Friday, May 3, 2019

Another Scientist Snookered By Supernaturalism? What's The Lowdown On Marcelo Gleiser?

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Marcelo Gleiser: Worthy scientist, or scientific dupe?

For those unaware, Marcelo Gleiser is  a 60-year-old Brazil-born theoretical physicist at Dartmouth College.  He's also a prolific science popularizer who  has won this year’s Templeton Prize. Valued at just under $1.5 million, the award from the John Templeton Foundation annually recognizes an individual “who has made an exceptional contribution to affirming life’s spiritual dimension.” 

But is that a scientific achievement, or a pseudo-scientific one? Say like being awarded astrology's top prize for casting the most accurate horoscopes in a given year.   One also has to express some dismay at the spectacle of
 all that money being awarded for a spurious prize, i.e.  for "affirming a dimension" whose existence remains unproven.  To provide some perspective we can turn to physicist Jerry Coyne in his book,  'Faith Vs. Fact: Why Science And Religion Are Incompatible', p. 18:

"The Templeton Foundation distributes $70 million yearly in grants and fellowships. To put that in perspective, that's five times the amount dispensed annually by the U.S. National Science Foundation for evolutionary biology, one of Templeton's  areas of focus.  Given Templeton's deep pockets and  not overly stringent criteria for dispensing money, it's the wonder that - in a time of reduced financial support - scientists line up for Templeton grants."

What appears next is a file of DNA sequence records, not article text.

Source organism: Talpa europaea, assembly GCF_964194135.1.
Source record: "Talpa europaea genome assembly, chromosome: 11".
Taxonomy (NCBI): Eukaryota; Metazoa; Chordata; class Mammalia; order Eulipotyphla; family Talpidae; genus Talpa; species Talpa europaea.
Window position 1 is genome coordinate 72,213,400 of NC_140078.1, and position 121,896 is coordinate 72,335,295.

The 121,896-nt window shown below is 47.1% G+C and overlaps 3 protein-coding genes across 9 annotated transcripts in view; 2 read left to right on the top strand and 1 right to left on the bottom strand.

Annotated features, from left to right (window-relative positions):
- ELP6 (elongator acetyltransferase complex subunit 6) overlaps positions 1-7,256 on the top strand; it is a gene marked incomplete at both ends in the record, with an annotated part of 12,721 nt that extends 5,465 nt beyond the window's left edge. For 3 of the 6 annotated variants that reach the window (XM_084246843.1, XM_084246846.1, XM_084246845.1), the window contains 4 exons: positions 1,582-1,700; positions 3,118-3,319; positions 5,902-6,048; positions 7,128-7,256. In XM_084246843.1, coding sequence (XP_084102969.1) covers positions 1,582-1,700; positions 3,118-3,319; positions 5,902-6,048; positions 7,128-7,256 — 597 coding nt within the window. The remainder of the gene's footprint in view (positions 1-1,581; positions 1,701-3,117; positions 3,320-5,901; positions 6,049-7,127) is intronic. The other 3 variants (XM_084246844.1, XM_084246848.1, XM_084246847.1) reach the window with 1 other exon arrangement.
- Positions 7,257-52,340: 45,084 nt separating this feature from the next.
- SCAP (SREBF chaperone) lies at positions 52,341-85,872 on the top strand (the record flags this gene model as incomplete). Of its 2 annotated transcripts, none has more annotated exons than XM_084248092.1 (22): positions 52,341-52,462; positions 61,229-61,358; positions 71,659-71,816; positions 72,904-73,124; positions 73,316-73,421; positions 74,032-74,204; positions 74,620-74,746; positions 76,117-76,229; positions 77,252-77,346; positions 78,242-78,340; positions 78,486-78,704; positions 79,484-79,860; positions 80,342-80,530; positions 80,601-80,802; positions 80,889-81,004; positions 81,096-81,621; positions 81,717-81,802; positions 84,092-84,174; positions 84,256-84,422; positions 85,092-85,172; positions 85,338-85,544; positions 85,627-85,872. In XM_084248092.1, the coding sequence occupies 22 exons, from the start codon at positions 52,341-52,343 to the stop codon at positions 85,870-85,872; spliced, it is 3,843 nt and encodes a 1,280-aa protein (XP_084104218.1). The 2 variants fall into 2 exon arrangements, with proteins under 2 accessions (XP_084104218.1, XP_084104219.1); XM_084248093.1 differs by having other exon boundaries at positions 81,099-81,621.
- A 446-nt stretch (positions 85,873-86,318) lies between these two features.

Well, perhaps it's because they're that desperate for grant money - from any source- to support even marginal research, and thereby gain more name recognition.  Noteworthy also is Prof. Coyne's observation (ibid.) that " this support flows from a constant stream of conferences, books, papers and magazine articles, many arguing for the harmony between faith and  science ."  A trope I've already skewered in a letter appearing in Physics Today, i.e.